The 2013-14 Calgary Flames season ended tonight. Game 82 was a loss to the Vancouver Canucks. The game was the first NHL appearance for Johnny Gaudreau and Bill Arnold, which allowed everyone of us who’ve watched all these games something different to look for.
Here’s how it happened.
The flow of the first period was decent, with the Flames faring fairly well at even-strength but failing to capitalize. The Canucks, on the other hand, were opportunistic and made the most of their chances. Daniel Sedin opened the scoring mid-way through the period. Then he scored on a power-play (caused by a Kevin Westgarth roughing call) off a puck that ping-ponged around in the Flames zone. Calgary led in shots 11-10.
The second was when things fell apart. Vancouver scored three times – Frankie Corrado’s 1st, Ryan Kesler scoring off a lost face-off and a lost board-battle, and Yannick Weber scoring on a late-period power-play. Karri Ramo was chased after the fourth Canucks goal, and I must admit I questioned the point of starting him at all. He had nothing left to prove this year. That power-play goal? It came off a bit of a scary play that initially seemed a bit innocuous…
Paul Byron, going after the puck, awkwardly sent Daniel Sedin into the glass. Sedin got stretchered off and Byron got a game misconduct (and the Canucks got a five-minute PP). Sedin did regain both consciousness and feeling in his extremities, so thankfully the scary moment was the worst thing that came of it. But still, a bit disconcerting to see each guy end their season in that manner.
Oh, and Johnny Gaudreau scored his first NHL goal, tipping a Chris Breen shot (that was previously tipped by Joe Colborne).
Johnny Gaudreau with the puck…his first NHL Goal! pic.twitter.com/eZu43QP99V
— Roger Millions (@RogMillions) April 14, 2014
The Canucks out-shot Calgary 11-3, which was roughly an accurate reflection of the play in that period.
Nobody scored in the third period. Neither team seemed particularly engaged, and thankfully (outside of a shot-block by Kris Russell that seemed painful) nobody else came out of the game with any noticeable maladies. Calgary out-shot Vancouver 8-2 in the final frame of the season.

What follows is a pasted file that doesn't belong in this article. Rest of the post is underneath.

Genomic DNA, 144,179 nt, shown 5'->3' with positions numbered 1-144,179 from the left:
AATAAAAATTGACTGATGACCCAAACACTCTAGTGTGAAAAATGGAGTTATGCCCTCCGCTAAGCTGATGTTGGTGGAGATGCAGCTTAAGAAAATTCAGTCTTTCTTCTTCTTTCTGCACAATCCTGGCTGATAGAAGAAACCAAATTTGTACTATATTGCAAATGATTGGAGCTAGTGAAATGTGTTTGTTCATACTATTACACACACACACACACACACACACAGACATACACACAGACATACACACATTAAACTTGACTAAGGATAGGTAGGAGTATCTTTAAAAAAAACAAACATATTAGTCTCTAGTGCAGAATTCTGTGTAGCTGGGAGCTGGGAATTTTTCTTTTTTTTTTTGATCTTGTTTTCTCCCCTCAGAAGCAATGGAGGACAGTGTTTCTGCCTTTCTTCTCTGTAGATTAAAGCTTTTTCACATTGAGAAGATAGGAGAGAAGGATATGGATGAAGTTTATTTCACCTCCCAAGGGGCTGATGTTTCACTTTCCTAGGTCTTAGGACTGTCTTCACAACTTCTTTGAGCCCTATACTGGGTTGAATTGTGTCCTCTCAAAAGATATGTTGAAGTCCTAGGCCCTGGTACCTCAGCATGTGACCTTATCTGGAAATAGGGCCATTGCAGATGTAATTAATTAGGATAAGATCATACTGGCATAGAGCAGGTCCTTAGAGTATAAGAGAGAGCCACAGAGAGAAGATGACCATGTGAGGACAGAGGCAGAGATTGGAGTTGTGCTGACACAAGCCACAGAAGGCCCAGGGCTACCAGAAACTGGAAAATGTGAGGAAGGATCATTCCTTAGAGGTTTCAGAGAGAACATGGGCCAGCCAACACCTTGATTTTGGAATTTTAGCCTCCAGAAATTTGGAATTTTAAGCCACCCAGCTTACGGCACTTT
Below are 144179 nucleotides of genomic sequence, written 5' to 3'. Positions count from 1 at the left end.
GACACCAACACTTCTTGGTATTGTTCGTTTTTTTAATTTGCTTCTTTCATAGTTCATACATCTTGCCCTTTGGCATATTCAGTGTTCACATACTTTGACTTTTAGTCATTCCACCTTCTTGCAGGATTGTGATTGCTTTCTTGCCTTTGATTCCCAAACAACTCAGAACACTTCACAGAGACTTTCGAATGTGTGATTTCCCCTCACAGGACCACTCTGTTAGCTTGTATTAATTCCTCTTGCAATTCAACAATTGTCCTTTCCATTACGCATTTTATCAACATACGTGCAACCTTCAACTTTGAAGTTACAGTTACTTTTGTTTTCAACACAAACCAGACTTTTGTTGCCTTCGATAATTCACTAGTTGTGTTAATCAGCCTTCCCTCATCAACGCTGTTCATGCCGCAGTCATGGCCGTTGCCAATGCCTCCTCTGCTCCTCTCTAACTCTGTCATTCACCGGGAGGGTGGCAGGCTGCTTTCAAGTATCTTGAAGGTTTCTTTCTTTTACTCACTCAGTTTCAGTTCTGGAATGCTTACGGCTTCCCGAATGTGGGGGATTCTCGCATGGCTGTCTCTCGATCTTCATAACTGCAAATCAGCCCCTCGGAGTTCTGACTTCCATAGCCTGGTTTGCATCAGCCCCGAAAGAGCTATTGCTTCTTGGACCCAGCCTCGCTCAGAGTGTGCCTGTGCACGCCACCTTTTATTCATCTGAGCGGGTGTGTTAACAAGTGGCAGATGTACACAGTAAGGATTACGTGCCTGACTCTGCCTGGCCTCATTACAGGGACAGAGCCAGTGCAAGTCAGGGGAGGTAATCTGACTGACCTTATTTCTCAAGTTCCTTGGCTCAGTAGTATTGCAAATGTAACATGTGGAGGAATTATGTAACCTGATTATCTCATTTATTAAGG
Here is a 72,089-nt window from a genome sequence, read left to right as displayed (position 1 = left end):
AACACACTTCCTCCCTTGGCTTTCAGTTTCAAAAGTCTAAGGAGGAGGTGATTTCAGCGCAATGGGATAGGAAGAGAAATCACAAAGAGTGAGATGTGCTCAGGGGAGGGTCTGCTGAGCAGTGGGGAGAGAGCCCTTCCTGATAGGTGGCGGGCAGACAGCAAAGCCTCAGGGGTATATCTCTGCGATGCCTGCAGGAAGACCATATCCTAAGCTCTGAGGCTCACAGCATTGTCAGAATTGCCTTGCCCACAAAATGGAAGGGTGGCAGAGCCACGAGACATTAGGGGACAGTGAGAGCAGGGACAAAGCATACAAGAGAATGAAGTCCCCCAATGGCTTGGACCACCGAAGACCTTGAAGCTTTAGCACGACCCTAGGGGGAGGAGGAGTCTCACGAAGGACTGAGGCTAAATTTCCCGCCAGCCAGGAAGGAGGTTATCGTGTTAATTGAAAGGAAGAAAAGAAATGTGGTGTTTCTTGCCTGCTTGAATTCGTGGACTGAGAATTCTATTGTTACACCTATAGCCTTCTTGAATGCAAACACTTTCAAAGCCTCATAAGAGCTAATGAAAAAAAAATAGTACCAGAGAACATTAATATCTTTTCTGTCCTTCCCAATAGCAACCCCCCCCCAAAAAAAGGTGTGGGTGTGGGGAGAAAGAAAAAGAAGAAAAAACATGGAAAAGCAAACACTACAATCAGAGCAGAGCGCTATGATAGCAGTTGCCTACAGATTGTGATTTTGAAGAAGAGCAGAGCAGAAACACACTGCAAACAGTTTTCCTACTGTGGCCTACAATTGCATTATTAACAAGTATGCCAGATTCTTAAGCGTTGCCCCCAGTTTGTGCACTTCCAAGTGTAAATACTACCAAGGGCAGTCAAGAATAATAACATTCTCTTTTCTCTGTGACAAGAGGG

WHY THE FLAMES LOST
To be blunt, they failed to take advantage of a Canucks club that played (and lost) the night before. Sure, they were missing some key players, but the Flames completely failed to dictate the play – especially in the second period – and the result was one of their least inspired outings of the season.
Hopefully they’ll get out of the gate better next game.
Oh wait, nevermind…
|Period||Totals||EV||PP||5v3 PP||SH||5v3 SH|
Johnny Gaudreau didn’t have an outstanding game, but on the sliding scale of a blowout loss, there were a bunch of positives to take out of his first NHL game. He got a goal, had some nice passes and was surprisingly effective on the forecheck and protecting the puck in the offensive zone.
A solid NHL game for an outstanding collegiate player, and hopefully the first of many.
SUM IT UP
That’s all she wrote for the 2013-14 Calgary Flames season, gang. The Flames finish the year 35-40-7 for 77 points. Up next is the Draft Lottery on Tuesday and the run-up to the Draft. Oh, and the Abbotsford Heat’s quest for the AHL’s Calder Cup.
There’s tons of stuff left to talk about, but from all of us at the site, thanks for visiting and reading, discussing and (occasionally) arguing with us about the Calgary Flames. The only thing more exciting to us than writing about hockey is knowing that people are actually reading and actively caring about what we’re writing about. You guys make this site possible, and we can’t thank you enough.
But enough of all that mushy stuff, we have a busy week (and months) ahead of us.